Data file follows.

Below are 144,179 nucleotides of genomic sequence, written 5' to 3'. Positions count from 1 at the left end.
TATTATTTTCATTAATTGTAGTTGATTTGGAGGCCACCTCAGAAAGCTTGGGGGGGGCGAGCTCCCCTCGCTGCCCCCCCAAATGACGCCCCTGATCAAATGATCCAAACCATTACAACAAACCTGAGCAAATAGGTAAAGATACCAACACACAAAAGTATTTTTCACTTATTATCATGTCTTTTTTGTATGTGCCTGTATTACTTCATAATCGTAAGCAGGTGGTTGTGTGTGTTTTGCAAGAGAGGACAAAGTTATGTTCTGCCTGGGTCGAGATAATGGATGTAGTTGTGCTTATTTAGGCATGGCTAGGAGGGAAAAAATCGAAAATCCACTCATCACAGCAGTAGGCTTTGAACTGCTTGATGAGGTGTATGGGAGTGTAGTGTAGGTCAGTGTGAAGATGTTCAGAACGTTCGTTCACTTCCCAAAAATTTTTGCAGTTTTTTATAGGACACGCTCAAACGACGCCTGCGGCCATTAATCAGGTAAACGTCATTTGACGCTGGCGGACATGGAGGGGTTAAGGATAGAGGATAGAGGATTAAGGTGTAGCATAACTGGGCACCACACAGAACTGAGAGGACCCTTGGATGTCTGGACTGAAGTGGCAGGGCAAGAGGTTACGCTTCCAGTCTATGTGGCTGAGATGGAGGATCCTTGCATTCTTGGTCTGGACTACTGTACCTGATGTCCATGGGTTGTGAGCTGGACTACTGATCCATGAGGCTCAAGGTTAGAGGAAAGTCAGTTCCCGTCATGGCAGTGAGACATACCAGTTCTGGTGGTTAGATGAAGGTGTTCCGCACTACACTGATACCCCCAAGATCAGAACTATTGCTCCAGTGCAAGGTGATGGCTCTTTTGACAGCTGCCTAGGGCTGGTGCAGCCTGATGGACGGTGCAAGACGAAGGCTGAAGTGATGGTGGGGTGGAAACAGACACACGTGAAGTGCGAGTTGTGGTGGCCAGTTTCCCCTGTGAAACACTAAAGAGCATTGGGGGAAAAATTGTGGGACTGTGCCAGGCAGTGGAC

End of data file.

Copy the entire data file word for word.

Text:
Below are 144,179 nucleotides of genomic sequence, written 5' to 3'. Positions count from 1 at the left end.
TATTATTTTCATTAATTGTAGTTGATTTGGAGGCCACCTCAGAAAGCTTGGGGGGGGCGAGCTCCCCTCGCTGCCCCCCCAAATGACGCCCCTGATCAAATGATCCAAACCATTACAACAAACCTGAGCAAATAGGTAAAGATACCAACACACAAAAGTATTTTTCACTTATTATCATGTCTTTTTTGTATGTGCCTGTATTACTTCATAATCGTAAGCAGGTGGTTGTGTGTGTTTTGCAAGAGAGGACAAAGTTATGTTCTGCCTGGGTCGAGATAATGGATGTAGTTGTGCTTATTTAGGCATGGCTAGGAGGGAAAAAATCGAAAATCCACTCATCACAGCAGTAGGCTTTGAACTGCTTGATGAGGTGTATGGGAGTGTAGTGTAGGTCAGTGTGAAGATGTTCAGAACGTTCGTTCACTTCCCAAAAATTTTTGCAGTTTTTTATAGGACACGCTCAAACGACGCCTGCGGCCATTAATCAGGTAAACGTCATTTGACGCTGGCGGACATGGAGGGGTTAAGGATAGAGGATAGAGGATTAAGGTGTAGCATAACTGGGCACCACACAGAACTGAGAGGACCCTTGGATGTCTGGACTGAAGTGGCAGGGCAAGAGGTTACGCTTCCAGTCTATGTGGCTGAGATGGAGGATCCTTGCATTCTTGGTCTGGACTACTGTACCTGATGTCCATGGGTTGTGAGCTGGACTACTGATCCATGAGGCTCAAGGTTAGAGGAAAGTCAGTTCCCGTCATGGCAGTGAGACATACCAGTTCTGGTGGTTAGATGAAGGTGTTCCGCACTACACTGATACCCCCAAGATCAGAACTATTGCTCCAGTGCAAGGTGATGGCTCTTTTGACAGCTGCCTAGGGCTGGTGCAGCCTGATGGACGGTGCAAGACGAAGGCTGAAGTGATGGTGGGGTGGAAACAGACACACGTGAAGTGCGAGTTGTGGTGGCCAGTTTCCCCTGTGAAACACTAAAGAGCATTGGGGGAAAAATTGTGGGACTGTGCCAGGCAGTGGAC